Here's why you may be saving more in your 401(k) — and not even know it


You may be saving more money for retirement and not even know it.

An increasing share of employers are automating how people save in their company 401(k) plans, in a bid to overcome the inertia that often keeps us from building a nest egg.

“Automatic escalation” — or auto-escalation, for short — is one of those popular mechanisms.

It automatically raises workers’ savings rate each year, often by 1 percentage point at a time up to a cap. The intent is to help boost savings when workers might not take action on their own.

However, the amount of additional money coming out of each paycheck may be indiscernible to many people.

“I have a bet they don’t realize it,” said Ellen Lander, founder of Renaissance Benefit Advisors Group, based in Pearl River, New York.

However, it’s generally a good thing.

In an ideal world, workers would be saving at least 15% of their annual pay in a 401(k) plan, Lander said. This includes both their own contributions and employer contributions like a company match. The ideal rate may fluctuate depending on factors like age and outside savings.

“Philosophically, I think auto-escalation makes perfect sense,” Lander said. “We want people to save as much as they can.”

Automated 401(k) savings is more widespread

Auto-escalation has become more widespread alongside automatic enrollment, which is when employers divert a portion of workers’ paychecks into a 401(k) if they don’t sign up voluntarily.

About 64% of companies with a 401(k) plan automatically enrolled workers in 2022, according to an annual survey by the Plan Sponsor Council of America, a trade group.

Of those companies, 78% also automatically increased workers’ savings, up from 65% in 2013, according to the poll.

Most, or 84%, of these 401(k) plans raise workers’ savings rate by 1 percentage point a year.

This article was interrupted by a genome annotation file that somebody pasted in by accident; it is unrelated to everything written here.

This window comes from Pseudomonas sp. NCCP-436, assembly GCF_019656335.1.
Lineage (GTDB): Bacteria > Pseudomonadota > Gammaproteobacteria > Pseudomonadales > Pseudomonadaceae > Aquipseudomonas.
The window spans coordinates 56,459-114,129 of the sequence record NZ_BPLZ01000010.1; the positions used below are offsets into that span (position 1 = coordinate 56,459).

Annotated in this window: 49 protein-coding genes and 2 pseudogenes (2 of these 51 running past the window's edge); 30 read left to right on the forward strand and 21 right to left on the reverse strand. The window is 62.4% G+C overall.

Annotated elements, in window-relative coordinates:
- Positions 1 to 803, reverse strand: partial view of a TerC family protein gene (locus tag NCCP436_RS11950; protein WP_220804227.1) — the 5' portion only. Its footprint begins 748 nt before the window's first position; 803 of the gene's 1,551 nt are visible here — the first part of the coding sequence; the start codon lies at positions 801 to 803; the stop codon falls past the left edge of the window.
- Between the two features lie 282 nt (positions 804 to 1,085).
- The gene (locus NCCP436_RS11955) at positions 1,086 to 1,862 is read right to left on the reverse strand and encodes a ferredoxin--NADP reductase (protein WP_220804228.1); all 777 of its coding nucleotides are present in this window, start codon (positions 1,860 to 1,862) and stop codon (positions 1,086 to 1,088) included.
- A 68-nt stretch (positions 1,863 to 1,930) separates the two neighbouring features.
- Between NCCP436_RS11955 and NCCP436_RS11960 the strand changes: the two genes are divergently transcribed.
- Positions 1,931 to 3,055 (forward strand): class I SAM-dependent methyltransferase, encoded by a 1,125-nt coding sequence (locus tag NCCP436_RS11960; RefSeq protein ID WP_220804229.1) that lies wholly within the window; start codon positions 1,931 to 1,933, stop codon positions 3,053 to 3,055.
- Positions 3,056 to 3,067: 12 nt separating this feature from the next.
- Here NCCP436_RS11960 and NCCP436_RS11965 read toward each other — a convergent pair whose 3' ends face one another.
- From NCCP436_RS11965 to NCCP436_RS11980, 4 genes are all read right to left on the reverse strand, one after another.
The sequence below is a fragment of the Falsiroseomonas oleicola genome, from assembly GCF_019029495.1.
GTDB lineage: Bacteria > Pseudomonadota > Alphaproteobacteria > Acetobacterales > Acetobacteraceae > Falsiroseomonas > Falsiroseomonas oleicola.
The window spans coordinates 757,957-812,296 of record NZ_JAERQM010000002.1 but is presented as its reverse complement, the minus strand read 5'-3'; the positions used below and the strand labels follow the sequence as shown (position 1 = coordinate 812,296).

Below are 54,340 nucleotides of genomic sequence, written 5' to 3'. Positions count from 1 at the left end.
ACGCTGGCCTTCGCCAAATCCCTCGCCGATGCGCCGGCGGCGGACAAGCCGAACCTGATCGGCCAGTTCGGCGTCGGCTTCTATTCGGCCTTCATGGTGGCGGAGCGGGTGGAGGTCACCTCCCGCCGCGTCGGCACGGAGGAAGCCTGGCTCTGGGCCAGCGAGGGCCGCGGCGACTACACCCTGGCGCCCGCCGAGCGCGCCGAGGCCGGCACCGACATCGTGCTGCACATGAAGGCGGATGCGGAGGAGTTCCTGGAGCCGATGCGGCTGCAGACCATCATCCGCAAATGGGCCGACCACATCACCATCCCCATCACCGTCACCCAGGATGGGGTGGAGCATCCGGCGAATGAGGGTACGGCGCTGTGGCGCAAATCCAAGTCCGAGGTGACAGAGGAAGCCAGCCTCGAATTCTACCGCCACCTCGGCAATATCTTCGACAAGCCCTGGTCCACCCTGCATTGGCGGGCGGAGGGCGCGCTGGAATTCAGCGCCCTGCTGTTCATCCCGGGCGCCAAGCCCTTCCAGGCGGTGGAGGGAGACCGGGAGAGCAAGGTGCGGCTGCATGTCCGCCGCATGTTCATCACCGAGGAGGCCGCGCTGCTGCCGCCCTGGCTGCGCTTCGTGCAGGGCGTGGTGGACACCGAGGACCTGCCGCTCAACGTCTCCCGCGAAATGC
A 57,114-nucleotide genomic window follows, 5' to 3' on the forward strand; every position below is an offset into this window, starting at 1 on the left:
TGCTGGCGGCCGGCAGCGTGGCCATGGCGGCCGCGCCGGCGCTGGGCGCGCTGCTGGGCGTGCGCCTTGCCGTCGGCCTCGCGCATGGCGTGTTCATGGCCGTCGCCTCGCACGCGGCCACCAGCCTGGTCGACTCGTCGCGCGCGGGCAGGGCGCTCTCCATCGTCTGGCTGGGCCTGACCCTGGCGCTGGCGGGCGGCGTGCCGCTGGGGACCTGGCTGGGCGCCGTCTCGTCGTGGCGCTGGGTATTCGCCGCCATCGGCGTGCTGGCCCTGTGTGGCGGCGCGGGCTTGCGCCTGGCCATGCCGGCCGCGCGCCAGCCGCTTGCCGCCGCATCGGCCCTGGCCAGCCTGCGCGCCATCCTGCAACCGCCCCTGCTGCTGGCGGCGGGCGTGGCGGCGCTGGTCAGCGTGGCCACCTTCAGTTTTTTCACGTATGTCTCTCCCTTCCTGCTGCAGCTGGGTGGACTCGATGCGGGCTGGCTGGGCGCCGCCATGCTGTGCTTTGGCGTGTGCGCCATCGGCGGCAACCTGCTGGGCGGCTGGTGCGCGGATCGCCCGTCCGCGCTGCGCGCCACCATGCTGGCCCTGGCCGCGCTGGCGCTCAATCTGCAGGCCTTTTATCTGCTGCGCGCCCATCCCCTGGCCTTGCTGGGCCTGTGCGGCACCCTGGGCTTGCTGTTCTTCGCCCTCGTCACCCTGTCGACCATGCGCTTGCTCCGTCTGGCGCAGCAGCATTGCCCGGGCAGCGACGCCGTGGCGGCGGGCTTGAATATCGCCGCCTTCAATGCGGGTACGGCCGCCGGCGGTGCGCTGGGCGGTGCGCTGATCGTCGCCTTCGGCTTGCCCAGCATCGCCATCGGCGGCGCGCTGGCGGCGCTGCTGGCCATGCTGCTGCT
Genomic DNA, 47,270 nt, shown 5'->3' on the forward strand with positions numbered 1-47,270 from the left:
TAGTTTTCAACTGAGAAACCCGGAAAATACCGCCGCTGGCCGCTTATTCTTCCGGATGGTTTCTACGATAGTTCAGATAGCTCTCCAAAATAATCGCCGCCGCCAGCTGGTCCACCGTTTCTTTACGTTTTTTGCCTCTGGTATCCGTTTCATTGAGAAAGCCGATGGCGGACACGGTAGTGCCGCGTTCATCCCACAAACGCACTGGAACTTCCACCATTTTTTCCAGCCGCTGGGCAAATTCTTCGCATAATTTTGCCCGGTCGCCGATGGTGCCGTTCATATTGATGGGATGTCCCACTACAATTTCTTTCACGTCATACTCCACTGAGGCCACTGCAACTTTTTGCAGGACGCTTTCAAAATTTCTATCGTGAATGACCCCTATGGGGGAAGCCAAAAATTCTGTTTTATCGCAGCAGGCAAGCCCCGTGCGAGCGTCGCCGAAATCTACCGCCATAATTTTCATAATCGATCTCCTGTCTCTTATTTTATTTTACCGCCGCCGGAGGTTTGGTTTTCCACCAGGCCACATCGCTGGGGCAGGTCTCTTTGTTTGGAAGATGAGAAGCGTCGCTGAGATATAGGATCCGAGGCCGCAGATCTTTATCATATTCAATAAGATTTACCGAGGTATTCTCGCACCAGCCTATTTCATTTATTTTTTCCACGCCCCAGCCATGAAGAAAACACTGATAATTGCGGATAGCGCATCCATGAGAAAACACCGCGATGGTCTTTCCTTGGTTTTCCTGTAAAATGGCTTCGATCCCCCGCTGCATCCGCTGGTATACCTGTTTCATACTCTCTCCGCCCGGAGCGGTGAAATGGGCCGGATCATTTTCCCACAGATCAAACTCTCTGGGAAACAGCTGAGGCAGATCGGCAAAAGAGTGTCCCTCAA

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Here’s a basic illustration of how it works: Let’s say a worker earns $75,000 a year, contributes 6% of their annual salary to a 401(k), and is paid twice a month. This person saves $4,500 a year, or $187.50 per paycheck.

Raising the savings rate to 7% brings annual savings to $5,250, or $218.75 per pay cycle — amounting to just $31.25 more per paycheck.

(This example doesn’t account for additional financial factors like taxes or annual pay increases.)

Employees can opt out of the arrangement. Employers are also obligated to send a notice to workers communicating that they are being automatically enrolled into a 401(k) and their savings rate will be increased, but such communiques may go unnoticed.

Many companies are hesitant to add auto-escalation altogether because they fear it may be “onerous” and place too much of a financial burden on some workers, Lander said.

Among 401(k) plans that use automatic enrollment, just 40% automatically escalate savings for all workers, according to data from the Plan Sponsor Council of America. About 12% do so only for investors who are “under-contributing.” And 26% make escalation a voluntary choice for workers, while d 22% don’t offer it at all.

The vast majority of 401(k) plans don’t automatically raise savings beyond a cap, and nearly two-thirds, or 63%, limit those automated worker contributions to 10% or less of annual pay.

Of course, reaching the cap doesn’t necessarily mean workers are saving enough. Workers can voluntarily set their savings rate higher.

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